Talbot Lake is ultra-clear, shallow, and full of fish.
Located 30 kilometres east of Jasper, Talbot offers the ideal day trip for a fishing adventure of the toothy kind. And while the park is chalk-full of opportunities to catch all manner of trout, Talbot represents the only readily accessible body of water where pike are abundant. Mile 9 Lake has pike as well, but this lake has been closed to fishing for some time and it is unlikely that Mile 9 will reopen to angling in the foreseeable future.
Talbot though, has tremendous pike fishing for those willing to cast a line, and the great part aboutfishing here is how agreeable the pike are to biting your hook. I’ve caught pike everywhere on this lake, and they’ve hit plugs, spoons, spinners, and even small floating frog lures. Even fishing a small bead head fly intended for catching the enormous lake whitefish of Talbot has yielded pike. Hunting Talbot’s huge whitefish is a different story altogether, however, and will be the focus of some future article.
If ever there were a lake where polarized glasses would be considered mandatory, Talbot is it. Polarized glasses cut the water’s surface glare, allowing the angler to spot the fish. With polarized glasses I cruise the weed line edges and look for pike. Quite often I see them pushed up right on the weed line edge, and then I’ll make my cast to them. I prefer using smaller, single-hooked spoons as the pike have a taste for them, and using a single hook makes it easier to get the lure out when I do bring a fish in. I’ve even gone so far as to purchase some weedless spoons, allowing me to cast right into the weeds. It might surprise you how many pike are hangingaround in those shoreline weeds!
The shoreline weed pike can keep a person busy all day long, but there are more places that hold pike and I’ve found that if you seek out the deeper water, which is relatively rare on Talbot, there will be pike there too. Deep water in this case is more than eight feet deep, and if that deep water has some weed bed attached to it, well, there are likely to be pike setting up shop there all day long.
My favourite way to fish Talbot is from a boat. The mobility and the ability to effortlessly move up and down shorelines, probing a lure into every potential nook and cranny, means more lures in front of more fish. That said, I have also had good success chasing pike from shore. That entire weedy shoreline which parallels the highway has pike. I toss weedless spoons out from the shore and I am fully prepared to wade in and go after a tangled hook or a fish tangled in the weeds if needed. Waders can help with this, but I have also waded wet on hot summer days. On most days it’s pretty easy to catch good numbers of pike, whether I’m in a boat or on shore. While the entire lake has pike, I find myself almost always travelling to the east side of the boat launch. There’s a lot more structure in this direction—points, weed lines, islands and such. As a result, I feel I catch more fish there.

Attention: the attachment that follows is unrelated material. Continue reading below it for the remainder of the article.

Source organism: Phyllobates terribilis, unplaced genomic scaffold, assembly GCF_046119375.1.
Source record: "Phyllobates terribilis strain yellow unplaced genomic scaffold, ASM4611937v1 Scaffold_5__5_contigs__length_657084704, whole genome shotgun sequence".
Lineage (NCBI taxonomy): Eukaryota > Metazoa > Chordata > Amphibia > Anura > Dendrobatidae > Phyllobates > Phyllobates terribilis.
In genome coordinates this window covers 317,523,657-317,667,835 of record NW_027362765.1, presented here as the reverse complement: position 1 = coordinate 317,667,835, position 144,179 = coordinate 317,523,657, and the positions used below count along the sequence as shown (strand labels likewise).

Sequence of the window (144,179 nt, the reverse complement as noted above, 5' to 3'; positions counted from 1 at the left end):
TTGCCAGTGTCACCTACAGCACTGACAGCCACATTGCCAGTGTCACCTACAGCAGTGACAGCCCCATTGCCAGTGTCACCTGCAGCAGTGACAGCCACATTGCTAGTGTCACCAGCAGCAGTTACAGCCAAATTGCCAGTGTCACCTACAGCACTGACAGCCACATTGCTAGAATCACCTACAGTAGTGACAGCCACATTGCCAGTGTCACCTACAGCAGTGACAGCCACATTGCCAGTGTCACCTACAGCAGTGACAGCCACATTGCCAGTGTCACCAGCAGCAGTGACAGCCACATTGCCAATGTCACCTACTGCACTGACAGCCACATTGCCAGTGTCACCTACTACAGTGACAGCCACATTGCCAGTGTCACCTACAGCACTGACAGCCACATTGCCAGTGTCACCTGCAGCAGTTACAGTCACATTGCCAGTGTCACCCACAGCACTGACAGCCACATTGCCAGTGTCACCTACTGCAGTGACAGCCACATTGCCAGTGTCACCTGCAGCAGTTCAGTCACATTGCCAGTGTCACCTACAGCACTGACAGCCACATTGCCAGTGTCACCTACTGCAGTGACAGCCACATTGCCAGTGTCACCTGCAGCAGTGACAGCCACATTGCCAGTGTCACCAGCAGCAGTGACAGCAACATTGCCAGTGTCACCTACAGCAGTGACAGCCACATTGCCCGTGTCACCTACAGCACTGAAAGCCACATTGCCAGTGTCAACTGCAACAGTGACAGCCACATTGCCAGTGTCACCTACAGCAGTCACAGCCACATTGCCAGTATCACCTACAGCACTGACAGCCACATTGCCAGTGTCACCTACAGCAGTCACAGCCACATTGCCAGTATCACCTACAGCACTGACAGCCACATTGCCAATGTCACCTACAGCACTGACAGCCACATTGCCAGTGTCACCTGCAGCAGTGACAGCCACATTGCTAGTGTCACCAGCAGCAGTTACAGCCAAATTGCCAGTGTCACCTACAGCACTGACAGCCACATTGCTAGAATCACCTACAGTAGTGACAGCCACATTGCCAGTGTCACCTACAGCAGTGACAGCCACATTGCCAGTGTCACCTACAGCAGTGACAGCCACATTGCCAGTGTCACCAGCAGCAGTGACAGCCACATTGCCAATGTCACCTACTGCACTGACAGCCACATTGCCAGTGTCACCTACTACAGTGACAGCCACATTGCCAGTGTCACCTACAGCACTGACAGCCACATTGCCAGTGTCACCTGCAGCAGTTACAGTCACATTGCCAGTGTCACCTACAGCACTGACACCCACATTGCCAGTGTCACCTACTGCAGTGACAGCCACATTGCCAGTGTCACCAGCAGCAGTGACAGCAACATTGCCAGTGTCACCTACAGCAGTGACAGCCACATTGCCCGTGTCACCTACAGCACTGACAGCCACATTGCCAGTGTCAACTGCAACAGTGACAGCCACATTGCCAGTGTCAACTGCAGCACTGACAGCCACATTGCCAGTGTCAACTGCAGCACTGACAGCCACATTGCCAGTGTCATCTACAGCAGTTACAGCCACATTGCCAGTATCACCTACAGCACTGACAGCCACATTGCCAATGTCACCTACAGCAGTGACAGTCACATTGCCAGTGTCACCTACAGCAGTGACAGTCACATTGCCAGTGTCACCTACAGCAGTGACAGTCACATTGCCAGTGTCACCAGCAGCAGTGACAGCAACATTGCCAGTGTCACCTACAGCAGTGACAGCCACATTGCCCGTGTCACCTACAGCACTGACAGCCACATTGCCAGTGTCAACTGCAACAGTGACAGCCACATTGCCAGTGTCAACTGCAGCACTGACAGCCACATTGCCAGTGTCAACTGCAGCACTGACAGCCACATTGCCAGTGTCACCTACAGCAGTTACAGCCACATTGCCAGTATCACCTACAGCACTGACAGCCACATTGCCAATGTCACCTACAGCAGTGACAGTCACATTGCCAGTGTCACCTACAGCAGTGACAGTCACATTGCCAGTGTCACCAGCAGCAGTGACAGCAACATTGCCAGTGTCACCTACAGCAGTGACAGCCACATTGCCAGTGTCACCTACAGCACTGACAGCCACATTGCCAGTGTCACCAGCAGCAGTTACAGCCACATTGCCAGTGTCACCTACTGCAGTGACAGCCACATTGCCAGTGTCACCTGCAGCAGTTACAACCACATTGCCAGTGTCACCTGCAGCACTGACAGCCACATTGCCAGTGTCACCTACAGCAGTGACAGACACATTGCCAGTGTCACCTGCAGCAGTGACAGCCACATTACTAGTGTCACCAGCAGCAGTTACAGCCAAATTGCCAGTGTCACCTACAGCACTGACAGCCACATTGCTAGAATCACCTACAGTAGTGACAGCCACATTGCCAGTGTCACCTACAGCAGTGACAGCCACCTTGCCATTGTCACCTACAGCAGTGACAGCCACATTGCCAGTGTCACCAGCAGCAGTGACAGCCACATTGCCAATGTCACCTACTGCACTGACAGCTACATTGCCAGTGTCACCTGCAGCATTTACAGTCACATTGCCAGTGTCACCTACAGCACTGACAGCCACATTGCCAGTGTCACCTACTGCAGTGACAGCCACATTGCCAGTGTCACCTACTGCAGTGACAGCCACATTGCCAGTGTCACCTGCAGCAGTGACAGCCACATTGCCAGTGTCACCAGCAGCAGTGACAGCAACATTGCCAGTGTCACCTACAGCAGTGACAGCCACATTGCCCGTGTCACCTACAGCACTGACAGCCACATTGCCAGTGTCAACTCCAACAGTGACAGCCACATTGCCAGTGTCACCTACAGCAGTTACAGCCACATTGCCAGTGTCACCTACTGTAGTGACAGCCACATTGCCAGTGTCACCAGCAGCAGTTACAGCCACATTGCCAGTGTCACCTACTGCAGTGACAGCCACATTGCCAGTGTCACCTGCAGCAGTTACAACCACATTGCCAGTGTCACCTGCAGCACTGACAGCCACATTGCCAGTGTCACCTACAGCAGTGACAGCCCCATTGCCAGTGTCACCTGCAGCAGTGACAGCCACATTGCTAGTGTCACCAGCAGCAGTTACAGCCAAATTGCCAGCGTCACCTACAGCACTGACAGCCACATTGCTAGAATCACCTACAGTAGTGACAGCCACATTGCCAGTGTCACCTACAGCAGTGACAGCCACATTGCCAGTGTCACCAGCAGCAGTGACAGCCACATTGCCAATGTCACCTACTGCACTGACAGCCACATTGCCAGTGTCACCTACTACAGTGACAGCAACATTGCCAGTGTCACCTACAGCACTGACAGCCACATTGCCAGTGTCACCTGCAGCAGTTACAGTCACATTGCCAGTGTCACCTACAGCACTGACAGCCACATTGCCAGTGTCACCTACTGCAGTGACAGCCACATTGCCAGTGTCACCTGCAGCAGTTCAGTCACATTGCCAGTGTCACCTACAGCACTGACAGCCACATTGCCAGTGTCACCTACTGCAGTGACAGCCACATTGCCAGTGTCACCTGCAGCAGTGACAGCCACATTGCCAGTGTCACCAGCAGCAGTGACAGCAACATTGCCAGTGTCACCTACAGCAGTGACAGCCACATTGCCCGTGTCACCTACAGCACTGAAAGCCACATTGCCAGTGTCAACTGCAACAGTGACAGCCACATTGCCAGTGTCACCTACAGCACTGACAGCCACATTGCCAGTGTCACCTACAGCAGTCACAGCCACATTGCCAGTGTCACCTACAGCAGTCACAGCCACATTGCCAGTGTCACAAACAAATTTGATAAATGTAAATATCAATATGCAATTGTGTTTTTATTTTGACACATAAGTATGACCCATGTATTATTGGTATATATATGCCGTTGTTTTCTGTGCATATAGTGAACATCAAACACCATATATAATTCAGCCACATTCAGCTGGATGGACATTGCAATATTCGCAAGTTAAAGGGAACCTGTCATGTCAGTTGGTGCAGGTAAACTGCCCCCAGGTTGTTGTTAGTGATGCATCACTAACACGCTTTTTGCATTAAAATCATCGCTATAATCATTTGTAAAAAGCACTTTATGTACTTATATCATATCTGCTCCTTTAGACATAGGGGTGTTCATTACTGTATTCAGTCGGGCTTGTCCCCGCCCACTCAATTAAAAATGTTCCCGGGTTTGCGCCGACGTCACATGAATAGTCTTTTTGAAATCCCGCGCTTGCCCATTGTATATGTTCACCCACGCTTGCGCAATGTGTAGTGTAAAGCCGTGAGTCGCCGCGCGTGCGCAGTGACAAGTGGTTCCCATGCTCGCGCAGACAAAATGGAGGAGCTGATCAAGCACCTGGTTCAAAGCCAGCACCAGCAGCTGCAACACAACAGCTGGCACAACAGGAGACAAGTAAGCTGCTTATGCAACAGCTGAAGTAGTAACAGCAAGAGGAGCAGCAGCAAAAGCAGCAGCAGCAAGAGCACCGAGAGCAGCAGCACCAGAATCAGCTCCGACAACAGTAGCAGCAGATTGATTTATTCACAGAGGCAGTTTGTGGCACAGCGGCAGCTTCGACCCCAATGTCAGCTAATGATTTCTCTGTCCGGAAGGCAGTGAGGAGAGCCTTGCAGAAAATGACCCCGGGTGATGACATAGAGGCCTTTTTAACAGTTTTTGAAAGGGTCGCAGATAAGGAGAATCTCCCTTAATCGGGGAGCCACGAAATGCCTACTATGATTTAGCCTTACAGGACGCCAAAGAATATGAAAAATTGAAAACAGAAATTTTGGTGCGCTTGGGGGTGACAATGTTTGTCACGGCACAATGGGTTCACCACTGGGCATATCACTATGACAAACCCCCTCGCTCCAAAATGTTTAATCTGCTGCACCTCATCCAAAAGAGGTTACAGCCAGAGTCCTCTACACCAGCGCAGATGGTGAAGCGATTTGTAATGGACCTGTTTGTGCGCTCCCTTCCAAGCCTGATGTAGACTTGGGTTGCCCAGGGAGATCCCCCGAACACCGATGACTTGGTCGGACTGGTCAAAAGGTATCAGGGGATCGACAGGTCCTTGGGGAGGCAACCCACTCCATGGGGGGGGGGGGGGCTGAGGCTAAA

Talbot is the lake I go to because it is fun. There are a lot of pike there, and generally they are happy to bite a hook. I often see the fish before I cast to them, and every now and then I’ll catch a better fish. There are some really big pike in Talbot, but in general, the fishery is more about numbers and the quality of the experience. Most pike at Talbot are of average size, so if you catch a fish over six pounds, make sure you get a photo. A fishing trip to Talbot ranks very high simply because when I’m fishing there I’m surrounded by mountains, and it’s a very cool place to wet a line. Bring a friend and the fun factor doubles, which is why you will see me and friends back on Talbot this summer.
Fred Noddin calls Edmonton home, where he works as an aquatics biologist. He recently earned his MSc in Ecology at The university of Alberta, and has spent the last decade involved in the study of Alberta and NWT fisheries. Fred comes to the mountains at every opportunity, for the fishing, the scenery, the hiking, for the wide open spaces and for the great people. Email firstname.lastname@example.org